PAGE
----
A Requiem for Proposition 37? Just Say No by Voting Yes

Buzz around proposition 37 has grown steadily over the summer and is peaking now. (Via Upwell)

The amount of money spent in politics is huge and ever expanding; for the first time, the two main Presidential campaigns raised more than 1 billion dollars. That’s billion with a “b”, a staggering sum. But the role of money extends well beyond big-time presidential politics; it has moved all the way down to state ballot initiatives.

Here in California we are on the front lines of the battle over the future of food and the role of money in that debate has come into sharp focus over the last two weeks. On Tuesday, Californians will vote on Proposition 37, a bill that would make ours the first state to mandate labeling of foods made from genetically engineered organisms.

I and many others – have written elsewhere about how important Prop. 37 is to the future of food. Attention has grown steadily over the summer and is peaking now. Most of the discussion has centered on the growing food movement and the role of genetically engineered plants, however, at Ocean Conservancy we’re also concerned about plans to introduce the first genetically engineered animal – an engineered variant of farmed Atlantic salmon  – into the food supply and the potential consequences for a healthy ocean.

While Ocean Conservancy concludes we don’t have enough information about the impacts of GE fish to move forward yet, like many supporters of Prop. 37, we also strongly believe that GE salmon should be clearly labeled if the federal Food and Drug Administration approves it for sale.

Up until relatively recently, we were in good company with virtually twice as many California’s in support versus opposed to the initiative.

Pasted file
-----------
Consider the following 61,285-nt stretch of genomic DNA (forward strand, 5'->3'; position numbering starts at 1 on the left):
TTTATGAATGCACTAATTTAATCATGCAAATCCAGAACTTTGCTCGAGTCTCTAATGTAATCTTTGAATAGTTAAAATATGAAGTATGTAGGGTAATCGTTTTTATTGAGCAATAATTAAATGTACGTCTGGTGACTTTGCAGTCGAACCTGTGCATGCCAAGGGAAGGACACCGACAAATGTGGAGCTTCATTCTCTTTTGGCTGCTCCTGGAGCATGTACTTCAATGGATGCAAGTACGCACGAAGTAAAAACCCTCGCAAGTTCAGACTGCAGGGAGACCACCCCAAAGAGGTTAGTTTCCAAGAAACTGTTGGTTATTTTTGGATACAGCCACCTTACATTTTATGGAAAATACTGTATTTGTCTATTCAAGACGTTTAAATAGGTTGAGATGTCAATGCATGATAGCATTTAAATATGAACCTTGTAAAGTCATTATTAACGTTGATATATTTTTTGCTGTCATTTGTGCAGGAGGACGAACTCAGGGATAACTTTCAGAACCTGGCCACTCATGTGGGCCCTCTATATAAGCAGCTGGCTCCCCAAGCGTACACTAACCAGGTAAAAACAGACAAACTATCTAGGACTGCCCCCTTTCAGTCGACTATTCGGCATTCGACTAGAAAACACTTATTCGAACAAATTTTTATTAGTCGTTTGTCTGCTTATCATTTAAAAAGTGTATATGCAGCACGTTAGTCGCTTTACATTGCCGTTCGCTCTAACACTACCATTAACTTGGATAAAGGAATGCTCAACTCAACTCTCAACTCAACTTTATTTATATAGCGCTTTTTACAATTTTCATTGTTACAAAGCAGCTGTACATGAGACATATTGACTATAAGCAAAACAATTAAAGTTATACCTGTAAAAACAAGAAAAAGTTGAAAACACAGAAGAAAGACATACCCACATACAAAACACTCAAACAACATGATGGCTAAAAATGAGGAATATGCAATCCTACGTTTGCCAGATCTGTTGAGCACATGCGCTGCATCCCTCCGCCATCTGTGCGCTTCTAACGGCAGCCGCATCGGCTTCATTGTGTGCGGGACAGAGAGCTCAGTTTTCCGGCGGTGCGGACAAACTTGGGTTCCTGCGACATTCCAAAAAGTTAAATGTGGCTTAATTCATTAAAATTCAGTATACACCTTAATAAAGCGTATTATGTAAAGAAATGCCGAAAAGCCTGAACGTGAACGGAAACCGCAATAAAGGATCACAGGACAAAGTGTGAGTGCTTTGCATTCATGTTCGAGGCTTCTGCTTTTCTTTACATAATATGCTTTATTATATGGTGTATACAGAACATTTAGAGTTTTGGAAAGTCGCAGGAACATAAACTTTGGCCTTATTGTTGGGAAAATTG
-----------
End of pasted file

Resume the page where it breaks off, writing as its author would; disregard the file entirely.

Then the money came in to play. With a huge war chest from Monsanto and many of the major food production companies, a blitz of ads has rapidly reduced support by 9 percentage points over a matter of days. While nearly every poll ever done on labeling of GMOs has shown upwards of 80 percent support for the basic right to know how one’s food is produced, Californians are now turning their backs on this innate desire, largely in response to these ads.

This increase in funding by the opposition shows how marketing and big bucks can truly influence voters. If you’ve ever wondered why politicians spend huge sums of money on ads, it is because they work. Prop. 37 is a prime example.

The “Right to Know” campaign is now fighting back with its own series of three ads that began to run this week. They’re compelling and absolutely worth a watch, not to mention a share on social media sites like Facebook and Twitter. But like Senator John Kerry, who waited too long before he responded to the infamous Swift Boat campaign in 2004, the Yes Campaign is now playing catch up and time is running out.

Labeling genetically engineered food is not a radical concept, nor would it be difficult for food companies to comply with such a law. Already, over 61 other countries require GE food labeling. The well respected Mark Bitman has argued that this is a concept whose time has come in the US as well. But the track record of failure in the United States is tough to ignore: Twenty other state legislatures – including California  – have tried to label GMOs, but with well-financed opposition from Big Food, none has prevailed.

Unlike these states though, California has gone directly to the voters for approval. But if those voters don’t stand firm in their beliefs, the nation’s best opportunity to require labeling of GMOs – including genetically engineered salmon – may die at the voting booth this week.

I still firmly believe that it is too early to write a requiem for Prop. 37 and that it can pass this week’s test at the ballot box. But supporters of increased transparency and accountability in our food system need to vote “yes” on Tuesday.

Human Journey

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George Leonard is Chief Scientist at Ocean Conservancy. A long-time scuba diver, George knew he wanted to be a marine biologist at the age of 12 when he first watched Jacques Cousteau's TV special on the sleeping sharks of Yucatan in 1975. During his graduate work, he logged over 400 dives in 3 years, studying California's kelp forests, the undersea equivalent of a tropical rain forest.